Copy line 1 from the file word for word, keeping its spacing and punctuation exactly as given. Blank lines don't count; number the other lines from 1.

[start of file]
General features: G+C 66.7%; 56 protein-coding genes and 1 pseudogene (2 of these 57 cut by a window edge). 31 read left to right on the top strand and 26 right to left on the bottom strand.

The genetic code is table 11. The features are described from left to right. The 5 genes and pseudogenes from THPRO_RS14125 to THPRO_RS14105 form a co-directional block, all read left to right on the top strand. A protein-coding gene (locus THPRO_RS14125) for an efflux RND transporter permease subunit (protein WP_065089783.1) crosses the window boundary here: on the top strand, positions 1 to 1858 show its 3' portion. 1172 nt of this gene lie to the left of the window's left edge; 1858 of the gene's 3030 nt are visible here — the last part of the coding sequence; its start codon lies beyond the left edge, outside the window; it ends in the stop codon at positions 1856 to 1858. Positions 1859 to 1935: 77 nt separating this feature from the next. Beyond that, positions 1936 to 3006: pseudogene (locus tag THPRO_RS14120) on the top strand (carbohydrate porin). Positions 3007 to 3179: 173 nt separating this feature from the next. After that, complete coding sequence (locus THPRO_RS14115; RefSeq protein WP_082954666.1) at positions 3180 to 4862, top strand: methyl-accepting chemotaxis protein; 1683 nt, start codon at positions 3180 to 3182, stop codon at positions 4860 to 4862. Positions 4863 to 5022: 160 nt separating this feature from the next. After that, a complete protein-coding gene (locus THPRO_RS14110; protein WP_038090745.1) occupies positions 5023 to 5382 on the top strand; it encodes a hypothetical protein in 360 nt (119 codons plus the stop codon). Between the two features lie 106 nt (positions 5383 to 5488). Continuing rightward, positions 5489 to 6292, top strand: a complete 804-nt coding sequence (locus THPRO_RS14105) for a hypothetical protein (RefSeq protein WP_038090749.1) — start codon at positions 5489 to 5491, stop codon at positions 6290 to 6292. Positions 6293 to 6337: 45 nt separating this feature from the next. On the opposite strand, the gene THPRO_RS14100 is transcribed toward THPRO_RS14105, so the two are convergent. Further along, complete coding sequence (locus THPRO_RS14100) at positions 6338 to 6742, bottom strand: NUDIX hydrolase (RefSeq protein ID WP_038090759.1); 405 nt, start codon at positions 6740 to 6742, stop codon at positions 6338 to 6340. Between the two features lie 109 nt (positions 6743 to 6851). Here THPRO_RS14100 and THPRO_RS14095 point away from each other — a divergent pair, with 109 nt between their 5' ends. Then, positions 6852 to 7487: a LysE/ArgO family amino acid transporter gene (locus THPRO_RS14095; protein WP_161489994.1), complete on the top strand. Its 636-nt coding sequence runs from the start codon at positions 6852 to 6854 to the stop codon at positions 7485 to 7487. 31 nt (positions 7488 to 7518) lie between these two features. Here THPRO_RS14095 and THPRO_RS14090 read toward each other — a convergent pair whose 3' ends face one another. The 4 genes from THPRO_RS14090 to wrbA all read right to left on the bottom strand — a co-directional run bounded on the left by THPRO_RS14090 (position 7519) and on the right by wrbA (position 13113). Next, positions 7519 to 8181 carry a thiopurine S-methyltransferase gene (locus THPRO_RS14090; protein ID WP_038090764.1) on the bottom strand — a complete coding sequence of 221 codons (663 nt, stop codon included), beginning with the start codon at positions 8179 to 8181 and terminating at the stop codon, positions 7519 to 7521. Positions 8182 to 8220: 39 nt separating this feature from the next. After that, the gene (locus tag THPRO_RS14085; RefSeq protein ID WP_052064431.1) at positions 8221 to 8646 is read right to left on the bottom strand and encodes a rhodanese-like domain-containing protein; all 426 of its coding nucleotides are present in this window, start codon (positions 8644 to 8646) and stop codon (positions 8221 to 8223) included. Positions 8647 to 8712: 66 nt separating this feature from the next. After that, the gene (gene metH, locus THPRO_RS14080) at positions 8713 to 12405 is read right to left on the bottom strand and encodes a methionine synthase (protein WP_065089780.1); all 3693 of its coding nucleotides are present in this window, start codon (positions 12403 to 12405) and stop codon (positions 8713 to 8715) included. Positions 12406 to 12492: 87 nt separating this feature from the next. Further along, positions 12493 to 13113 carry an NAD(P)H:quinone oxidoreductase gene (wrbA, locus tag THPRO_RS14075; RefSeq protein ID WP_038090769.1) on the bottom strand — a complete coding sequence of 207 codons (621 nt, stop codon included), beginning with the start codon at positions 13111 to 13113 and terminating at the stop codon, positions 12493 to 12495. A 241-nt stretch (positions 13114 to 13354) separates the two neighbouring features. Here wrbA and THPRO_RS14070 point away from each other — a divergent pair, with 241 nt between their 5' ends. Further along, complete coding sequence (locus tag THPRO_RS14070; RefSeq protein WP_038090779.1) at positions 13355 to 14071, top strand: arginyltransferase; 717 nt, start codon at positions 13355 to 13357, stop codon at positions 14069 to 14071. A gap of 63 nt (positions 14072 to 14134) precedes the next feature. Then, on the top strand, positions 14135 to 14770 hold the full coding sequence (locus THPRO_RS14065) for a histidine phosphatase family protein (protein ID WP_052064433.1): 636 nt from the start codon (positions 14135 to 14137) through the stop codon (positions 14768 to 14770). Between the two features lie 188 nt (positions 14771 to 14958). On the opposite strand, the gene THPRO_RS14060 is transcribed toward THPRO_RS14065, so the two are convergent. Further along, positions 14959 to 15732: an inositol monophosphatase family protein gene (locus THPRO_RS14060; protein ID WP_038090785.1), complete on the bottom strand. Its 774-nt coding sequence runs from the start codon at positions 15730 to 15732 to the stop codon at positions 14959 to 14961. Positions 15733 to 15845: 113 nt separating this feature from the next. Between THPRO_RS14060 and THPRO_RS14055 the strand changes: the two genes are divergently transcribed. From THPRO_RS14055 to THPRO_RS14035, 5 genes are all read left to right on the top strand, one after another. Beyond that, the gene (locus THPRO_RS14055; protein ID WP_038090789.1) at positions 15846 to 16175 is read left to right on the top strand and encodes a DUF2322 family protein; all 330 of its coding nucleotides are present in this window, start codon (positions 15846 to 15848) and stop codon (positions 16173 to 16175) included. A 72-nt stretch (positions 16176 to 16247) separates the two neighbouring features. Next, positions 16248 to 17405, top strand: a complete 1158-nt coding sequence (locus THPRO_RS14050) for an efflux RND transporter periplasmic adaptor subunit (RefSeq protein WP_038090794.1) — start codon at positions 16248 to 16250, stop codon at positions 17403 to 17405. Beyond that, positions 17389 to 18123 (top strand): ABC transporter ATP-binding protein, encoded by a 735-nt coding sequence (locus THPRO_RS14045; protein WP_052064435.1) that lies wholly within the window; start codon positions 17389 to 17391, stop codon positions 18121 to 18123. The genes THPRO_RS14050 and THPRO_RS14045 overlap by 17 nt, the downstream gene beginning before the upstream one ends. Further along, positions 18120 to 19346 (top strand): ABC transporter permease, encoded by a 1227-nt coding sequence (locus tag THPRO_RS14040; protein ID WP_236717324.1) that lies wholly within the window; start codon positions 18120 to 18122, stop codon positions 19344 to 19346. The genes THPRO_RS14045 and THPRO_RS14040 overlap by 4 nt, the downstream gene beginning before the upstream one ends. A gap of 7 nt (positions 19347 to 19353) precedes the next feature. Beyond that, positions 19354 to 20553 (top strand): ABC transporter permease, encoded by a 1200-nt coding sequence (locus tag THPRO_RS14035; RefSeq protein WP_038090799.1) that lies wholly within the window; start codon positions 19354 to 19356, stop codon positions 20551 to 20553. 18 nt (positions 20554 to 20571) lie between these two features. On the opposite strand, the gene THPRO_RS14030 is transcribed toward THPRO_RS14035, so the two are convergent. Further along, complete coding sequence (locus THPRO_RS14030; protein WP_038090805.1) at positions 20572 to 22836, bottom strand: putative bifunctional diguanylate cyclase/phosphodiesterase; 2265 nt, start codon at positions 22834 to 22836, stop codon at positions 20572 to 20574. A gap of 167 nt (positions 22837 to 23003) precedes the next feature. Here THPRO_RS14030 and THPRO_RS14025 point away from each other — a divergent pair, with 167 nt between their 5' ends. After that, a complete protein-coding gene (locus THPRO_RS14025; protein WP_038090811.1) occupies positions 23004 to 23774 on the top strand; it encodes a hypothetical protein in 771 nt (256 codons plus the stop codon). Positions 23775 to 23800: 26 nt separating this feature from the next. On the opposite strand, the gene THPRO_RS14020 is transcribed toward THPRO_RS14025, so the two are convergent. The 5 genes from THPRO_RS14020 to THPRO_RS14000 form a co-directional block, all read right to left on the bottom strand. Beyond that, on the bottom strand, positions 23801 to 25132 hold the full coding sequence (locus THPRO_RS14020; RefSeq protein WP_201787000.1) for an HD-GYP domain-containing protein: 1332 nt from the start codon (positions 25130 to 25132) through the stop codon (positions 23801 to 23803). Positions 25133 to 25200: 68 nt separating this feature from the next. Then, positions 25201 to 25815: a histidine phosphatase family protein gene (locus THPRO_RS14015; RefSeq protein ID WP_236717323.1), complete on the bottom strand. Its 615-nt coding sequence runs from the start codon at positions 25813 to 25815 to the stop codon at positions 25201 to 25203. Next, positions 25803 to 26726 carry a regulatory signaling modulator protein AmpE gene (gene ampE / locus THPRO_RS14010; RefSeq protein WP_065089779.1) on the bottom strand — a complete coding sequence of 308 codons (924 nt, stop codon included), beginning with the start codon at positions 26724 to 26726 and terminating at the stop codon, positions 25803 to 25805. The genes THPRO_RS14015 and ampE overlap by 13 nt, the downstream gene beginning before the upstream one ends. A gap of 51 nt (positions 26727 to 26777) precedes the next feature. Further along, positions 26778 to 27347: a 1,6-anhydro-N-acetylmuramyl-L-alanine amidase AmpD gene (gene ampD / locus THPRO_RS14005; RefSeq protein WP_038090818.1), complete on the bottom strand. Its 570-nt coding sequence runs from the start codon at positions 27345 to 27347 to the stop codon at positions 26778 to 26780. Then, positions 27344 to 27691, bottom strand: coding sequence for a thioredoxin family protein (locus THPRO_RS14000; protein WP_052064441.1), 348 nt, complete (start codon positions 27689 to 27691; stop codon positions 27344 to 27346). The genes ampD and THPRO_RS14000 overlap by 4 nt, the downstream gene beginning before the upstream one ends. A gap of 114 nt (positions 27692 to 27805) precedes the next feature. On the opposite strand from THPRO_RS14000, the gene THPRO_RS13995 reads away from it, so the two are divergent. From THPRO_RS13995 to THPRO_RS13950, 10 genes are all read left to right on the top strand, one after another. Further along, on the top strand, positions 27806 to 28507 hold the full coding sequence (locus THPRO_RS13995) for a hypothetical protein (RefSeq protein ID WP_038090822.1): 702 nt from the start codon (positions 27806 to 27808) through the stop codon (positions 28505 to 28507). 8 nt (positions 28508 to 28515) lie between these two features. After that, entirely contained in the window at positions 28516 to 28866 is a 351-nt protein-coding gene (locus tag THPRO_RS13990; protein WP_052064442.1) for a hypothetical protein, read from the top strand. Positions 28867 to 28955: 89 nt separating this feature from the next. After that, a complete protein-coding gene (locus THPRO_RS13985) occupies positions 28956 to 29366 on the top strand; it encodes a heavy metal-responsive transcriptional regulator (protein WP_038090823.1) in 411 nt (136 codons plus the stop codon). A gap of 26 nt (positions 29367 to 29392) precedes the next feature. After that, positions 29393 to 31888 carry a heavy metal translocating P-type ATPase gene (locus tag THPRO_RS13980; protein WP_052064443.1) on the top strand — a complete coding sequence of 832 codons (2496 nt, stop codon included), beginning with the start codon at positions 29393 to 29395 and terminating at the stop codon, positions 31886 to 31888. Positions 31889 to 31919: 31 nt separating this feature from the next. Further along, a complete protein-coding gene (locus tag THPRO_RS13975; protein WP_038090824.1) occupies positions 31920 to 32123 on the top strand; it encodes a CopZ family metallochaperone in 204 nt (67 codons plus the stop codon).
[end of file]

General features: G+C 66.7%; 56 protein-coding genes and 1 pseudogene (2 of these 57 cut by a window edge). 31 read left to right on the top strand and 26 right to left on the bottom strand.